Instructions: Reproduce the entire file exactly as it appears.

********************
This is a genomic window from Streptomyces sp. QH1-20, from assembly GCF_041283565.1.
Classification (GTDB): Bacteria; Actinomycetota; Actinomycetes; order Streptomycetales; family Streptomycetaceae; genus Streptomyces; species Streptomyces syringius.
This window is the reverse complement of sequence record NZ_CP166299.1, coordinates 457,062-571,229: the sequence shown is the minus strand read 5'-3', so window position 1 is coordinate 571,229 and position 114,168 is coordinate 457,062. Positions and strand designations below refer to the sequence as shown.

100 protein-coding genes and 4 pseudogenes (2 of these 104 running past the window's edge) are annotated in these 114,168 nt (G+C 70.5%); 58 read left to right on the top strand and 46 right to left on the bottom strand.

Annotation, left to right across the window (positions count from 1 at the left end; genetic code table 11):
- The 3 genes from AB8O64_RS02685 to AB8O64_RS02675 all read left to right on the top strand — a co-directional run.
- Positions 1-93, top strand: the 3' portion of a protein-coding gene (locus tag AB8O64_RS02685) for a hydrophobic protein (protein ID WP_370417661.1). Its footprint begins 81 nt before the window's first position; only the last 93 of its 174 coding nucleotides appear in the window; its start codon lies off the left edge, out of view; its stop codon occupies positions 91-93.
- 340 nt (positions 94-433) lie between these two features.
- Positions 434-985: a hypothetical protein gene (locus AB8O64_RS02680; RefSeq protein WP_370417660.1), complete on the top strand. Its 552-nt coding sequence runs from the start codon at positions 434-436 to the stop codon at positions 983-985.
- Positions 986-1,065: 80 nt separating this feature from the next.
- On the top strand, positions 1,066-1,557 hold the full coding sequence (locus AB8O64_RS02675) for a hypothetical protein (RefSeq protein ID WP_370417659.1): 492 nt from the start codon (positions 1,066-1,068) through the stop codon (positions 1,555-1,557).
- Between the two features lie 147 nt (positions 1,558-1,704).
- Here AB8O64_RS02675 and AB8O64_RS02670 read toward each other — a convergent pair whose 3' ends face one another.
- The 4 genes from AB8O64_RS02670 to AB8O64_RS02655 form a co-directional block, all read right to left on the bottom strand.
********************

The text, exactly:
This is a genomic window from Streptomyces sp. QH1-20, from assembly GCF_041283565.1.
Classification (GTDB): Bacteria; Actinomycetota; Actinomycetes; order Streptomycetales; family Streptomycetaceae; genus Streptomyces; species Streptomyces syringius.
This window is the reverse complement of sequence record NZ_CP166299.1, coordinates 457,062-571,229: the sequence shown is the minus strand read 5'-3', so window position 1 is coordinate 571,229 and position 114,168 is coordinate 457,062. Positions and strand designations below refer to the sequence as shown.

100 protein-coding genes and 4 pseudogenes (2 of these 104 running past the window's edge) are annotated in these 114,168 nt (G+C 70.5%); 58 read left to right on the top strand and 46 right to left on the bottom strand.

Annotation, left to right across the window (positions count from 1 at the left end; genetic code table 11):
- The 3 genes from AB8O64_RS02685 to AB8O64_RS02675 all read left to right on the top strand — a co-directional run.
- Positions 1-93, top strand: the 3' portion of a protein-coding gene (locus tag AB8O64_RS02685) for a hydrophobic protein (protein ID WP_370417661.1). Its footprint begins 81 nt before the window's first position; only the last 93 of its 174 coding nucleotides appear in the window; its start codon lies off the left edge, out of view; its stop codon occupies positions 91-93.
- 340 nt (positions 94-433) lie between these two features.
- Positions 434-985: a hypothetical protein gene (locus AB8O64_RS02680; RefSeq protein WP_370417660.1), complete on the top strand. Its 552-nt coding sequence runs from the start codon at positions 434-436 to the stop codon at positions 983-985.
- Positions 986-1,065: 80 nt separating this feature from the next.
- On the top strand, positions 1,066-1,557 hold the full coding sequence (locus AB8O64_RS02675) for a hypothetical protein (RefSeq protein ID WP_370417659.1): 492 nt from the start codon (positions 1,066-1,068) through the stop codon (positions 1,555-1,557).
- Between the two features lie 147 nt (positions 1,558-1,704).
- Here AB8O64_RS02675 and AB8O64_RS02670 read toward each other — a convergent pair whose 3' ends face one another.
- The 4 genes from AB8O64_RS02670 to AB8O64_RS02655 form a co-directional block, all read right to left on the bottom strand.